- Brinsley, J., Schuch, F., Lederman, O., Girard, D., Smout, M., Immink, M. A., et al. (2021). Effects of yoga on depressive symptoms in people with mental disorders: a systematic review and meta-analysis. British Journal Of Sports Medicine, 55(17), 992–1000. doi: 10.1136/bjsports-2019-101242. Retrieved from https://pubmed.ncbi.nlm.nih.gov/32423912/
- Burch, R. C., Loder, S., Loder, E., & Smitherman, T. A. (2015). The prevalence and burden of migraine and severe headache in the United States: updated statistics from government health surveillance studies. Headache, 55(1), 21–34. doi: 10.1111/head.12482. Retrieved from https://pubmed.ncbi.nlm.nih.gov/25600719/
- Djalilova, D. M., Schulz, P. S., Berger, A. M., Case, A. J., Kupzyk, K. A., & Ross, A. C. (2019). Impact of yoga on inflammatory biomarkers: a systematic review. Biological Research For Nursing, 21(2), 198–209. doi: 10.1177/1099800418820162. Retrieved from https://www.ncbi.nlm.nih.gov/pmc/articles/PMC6700894/
- Kelley, G. A. & Kelley, K. S. (2020). Yoga, health-related quality of life and mental well-being: A re-analysis of a meta-analysis using the quality effects model. The Journals Of Gerontology. Series A, Biological Sciences And Medical Sciences, 75(9), 1732–1736. doi: 10.1093/gerona/glz284. Retrieved from https://pubmed.ncbi.nlm.nih.gov/31814012/
- Shohani, M., Badfar, G., Nasirkandy, M. P., Kaikhavani, S., Rahmati, S., Modmeli, Y., et al. (2018). The effect of yoga on stress, anxiety, and depression in women. International Journal Of Preventive Medicine, 9, 21. doi: 10.4103/ijpvm.IJPVM_242_16. Retrieved from https://www.ncbi.nlm.nih.gov/pmc/articles/PMC5843960/
- Smith, C., Hancock, H., Blake-Mortimer, J., & Eckert, K. (2007). A randomised comparative trial of yoga and relaxation to reduce stress and anxiety. Complementary Therapies In Medicine, 15(2), 77–83. doi: 10.1016/j.ctim.2006.05.001. Retrieved from https://pubmed.ncbi.nlm.nih.gov/17544857/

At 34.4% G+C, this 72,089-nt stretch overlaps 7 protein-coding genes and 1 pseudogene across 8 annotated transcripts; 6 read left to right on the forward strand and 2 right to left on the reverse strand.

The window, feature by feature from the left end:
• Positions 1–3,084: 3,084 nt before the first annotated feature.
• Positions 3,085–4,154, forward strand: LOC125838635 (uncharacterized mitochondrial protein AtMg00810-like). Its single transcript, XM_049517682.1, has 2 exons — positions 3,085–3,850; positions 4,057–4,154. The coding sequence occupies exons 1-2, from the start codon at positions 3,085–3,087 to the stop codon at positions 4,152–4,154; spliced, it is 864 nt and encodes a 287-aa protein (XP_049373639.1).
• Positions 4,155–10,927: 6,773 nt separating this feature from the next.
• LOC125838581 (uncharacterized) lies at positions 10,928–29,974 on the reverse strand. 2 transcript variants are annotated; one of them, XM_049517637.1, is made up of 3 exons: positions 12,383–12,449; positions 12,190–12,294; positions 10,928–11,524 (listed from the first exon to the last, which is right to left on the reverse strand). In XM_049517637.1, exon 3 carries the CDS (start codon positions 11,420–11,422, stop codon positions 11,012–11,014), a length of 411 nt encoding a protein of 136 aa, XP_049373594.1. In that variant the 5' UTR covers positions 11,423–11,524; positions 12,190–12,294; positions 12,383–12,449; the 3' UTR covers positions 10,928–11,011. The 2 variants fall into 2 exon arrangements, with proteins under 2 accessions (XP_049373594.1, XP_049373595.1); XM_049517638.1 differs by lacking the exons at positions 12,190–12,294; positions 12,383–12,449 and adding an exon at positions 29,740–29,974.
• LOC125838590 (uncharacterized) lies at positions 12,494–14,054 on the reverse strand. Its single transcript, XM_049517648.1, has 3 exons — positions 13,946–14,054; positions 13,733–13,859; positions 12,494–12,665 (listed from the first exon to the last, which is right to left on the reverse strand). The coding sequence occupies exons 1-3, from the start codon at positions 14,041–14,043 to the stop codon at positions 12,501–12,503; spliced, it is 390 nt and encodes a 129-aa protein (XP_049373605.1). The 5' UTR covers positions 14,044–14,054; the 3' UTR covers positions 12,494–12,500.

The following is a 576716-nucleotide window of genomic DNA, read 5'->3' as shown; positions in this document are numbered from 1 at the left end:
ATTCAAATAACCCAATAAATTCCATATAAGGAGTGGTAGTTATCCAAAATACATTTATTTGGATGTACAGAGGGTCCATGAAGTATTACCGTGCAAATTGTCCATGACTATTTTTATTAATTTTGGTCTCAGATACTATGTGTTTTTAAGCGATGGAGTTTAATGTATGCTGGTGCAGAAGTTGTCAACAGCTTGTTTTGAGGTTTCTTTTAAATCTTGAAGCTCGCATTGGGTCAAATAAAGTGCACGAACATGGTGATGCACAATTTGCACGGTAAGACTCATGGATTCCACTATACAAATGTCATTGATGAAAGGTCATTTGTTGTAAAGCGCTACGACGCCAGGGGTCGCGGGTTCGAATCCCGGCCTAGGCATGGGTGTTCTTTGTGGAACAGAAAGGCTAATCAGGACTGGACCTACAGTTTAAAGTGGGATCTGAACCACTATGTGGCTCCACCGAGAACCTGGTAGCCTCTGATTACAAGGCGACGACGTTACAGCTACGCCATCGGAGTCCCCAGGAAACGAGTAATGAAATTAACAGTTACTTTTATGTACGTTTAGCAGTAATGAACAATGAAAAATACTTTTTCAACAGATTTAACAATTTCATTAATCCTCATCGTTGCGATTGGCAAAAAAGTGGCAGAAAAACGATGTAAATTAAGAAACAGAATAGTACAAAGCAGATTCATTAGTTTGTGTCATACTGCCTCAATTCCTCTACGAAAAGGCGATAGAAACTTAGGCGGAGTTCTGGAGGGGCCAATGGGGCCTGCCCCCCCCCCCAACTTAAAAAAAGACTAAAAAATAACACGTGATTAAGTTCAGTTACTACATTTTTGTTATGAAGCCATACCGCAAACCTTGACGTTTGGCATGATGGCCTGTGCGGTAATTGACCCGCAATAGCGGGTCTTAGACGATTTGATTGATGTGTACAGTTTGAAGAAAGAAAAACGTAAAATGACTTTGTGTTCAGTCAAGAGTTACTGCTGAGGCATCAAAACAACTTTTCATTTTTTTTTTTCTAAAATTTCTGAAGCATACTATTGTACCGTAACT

- Stephens, I. (2017). Medical yoga therapy. Children, 4(2), 12. doi: 10.3390/children4020012. Retrieved from https://www.ncbi.nlm.nih.gov/pmc/articles/PMC5332914/
- Ulger, O. & Yağli, N. V. (2010). Effects of yoga on the quality of life in cancer patients. Complementary Therapies In Clinical Practice, 16(2), 60–63. doi: 10.1016/j.ctcp.2009.10.007. Retrieved from https://pubmed.ncbi.nlm.nih.gov/20347834/
- Woodyard, C. (2011). Exploring the therapeutic effects of yoga and its ability to increase quality of life. International Journal Of Yoga, 4(2), 49–54. doi: 0.4103/0973-6131.85485. Retrieved from https://www.ncbi.nlm.nih.gov/pmc/articles/PMC3193654/
- Yadav, R. K., Magan, D., Yadav, R., Sarvottam, K., & Netam, R. (2014). High-density lipoprotein cholesterol increases following a short-term yoga-based lifestyle intervention: a non-pharmacological modulation. Acta Cardiologica, 69(5), 543–549. doi: 10.1080/ac.69.5.3044881. Retrieved from https://pubmed.ncbi.nlm.nih.gov/25638842/
- Yang, Z. Y., Zhong, H. B., Mao, C., Yuan, J. Q., Huang, Y. F., Wu, X. Y., et al. (2016). Yoga For Asthma. The Cochrane Database Of Systematic Reviews, 4(4), CD010346. doi: 10.1002/14651858.CD010346.pub2. Retrieved from https://www.ncbi.nlm.nih.gov/pmc/articles/PMC6880926/